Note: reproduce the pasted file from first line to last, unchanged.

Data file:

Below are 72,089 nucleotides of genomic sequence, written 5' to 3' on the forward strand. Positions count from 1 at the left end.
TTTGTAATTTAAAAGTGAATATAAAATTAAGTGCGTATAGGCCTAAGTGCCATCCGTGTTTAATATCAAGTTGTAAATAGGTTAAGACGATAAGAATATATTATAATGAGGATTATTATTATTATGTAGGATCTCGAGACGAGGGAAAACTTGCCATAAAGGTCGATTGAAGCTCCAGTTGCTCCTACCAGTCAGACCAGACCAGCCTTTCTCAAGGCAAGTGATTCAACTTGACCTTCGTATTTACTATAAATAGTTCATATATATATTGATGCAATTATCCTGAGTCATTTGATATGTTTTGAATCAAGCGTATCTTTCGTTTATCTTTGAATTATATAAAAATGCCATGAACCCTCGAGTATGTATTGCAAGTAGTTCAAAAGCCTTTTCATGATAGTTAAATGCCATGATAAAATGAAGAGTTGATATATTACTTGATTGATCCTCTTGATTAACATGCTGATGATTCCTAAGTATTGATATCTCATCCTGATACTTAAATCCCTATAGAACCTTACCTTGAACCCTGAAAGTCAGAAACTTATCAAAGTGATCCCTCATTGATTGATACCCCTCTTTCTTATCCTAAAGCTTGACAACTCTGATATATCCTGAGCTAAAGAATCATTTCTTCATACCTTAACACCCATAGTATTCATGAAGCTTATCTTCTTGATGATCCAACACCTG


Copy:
Below are 72,089 nucleotides of genomic sequence, written 5' to 3' on the forward strand. Positions count from 1 at the left end.
TTTGTAATTTAAAAGTGAATATAAAATTAAGTGCGTATAGGCCTAAGTGCCATCCGTGTTTAATATCAAGTTGTAAATAGGTTAAGACGATAAGAATATATTATAATGAGGATTATTATTATTATGTAGGATCTCGAGACGAGGGAAAACTTGCCATAAAGGTCGATTGAAGCTCCAGTTGCTCCTACCAGTCAGACCAGACCAGCCTTTCTCAAGGCAAGTGATTCAACTTGACCTTCGTATTTACTATAAATAGTTCATATATATATTGATGCAATTATCCTGAGTCATTTGATATGTTTTGAATCAAGCGTATCTTTCGTTTATCTTTGAATTATATAAAAATGCCATGAACCCTCGAGTATGTATTGCAAGTAGTTCAAAAGCCTTTTCATGATAGTTAAATGCCATGATAAAATGAAGAGTTGATATATTACTTGATTGATCCTCTTGATTAACATGCTGATGATTCCTAAGTATTGATATCTCATCCTGATACTTAAATCCCTATAGAACCTTACCTTGAACCCTGAAAGTCAGAAACTTATCAAAGTGATCCCTCATTGATTGATACCCCTCTTTCTTATCCTAAAGCTTGACAACTCTGATATATCCTGAGCTAAAGAATCATTTCTTCATACCTTAACACCCATAGTATTCATGAAGCTTATCTTCTTGATGATCCAACACCTG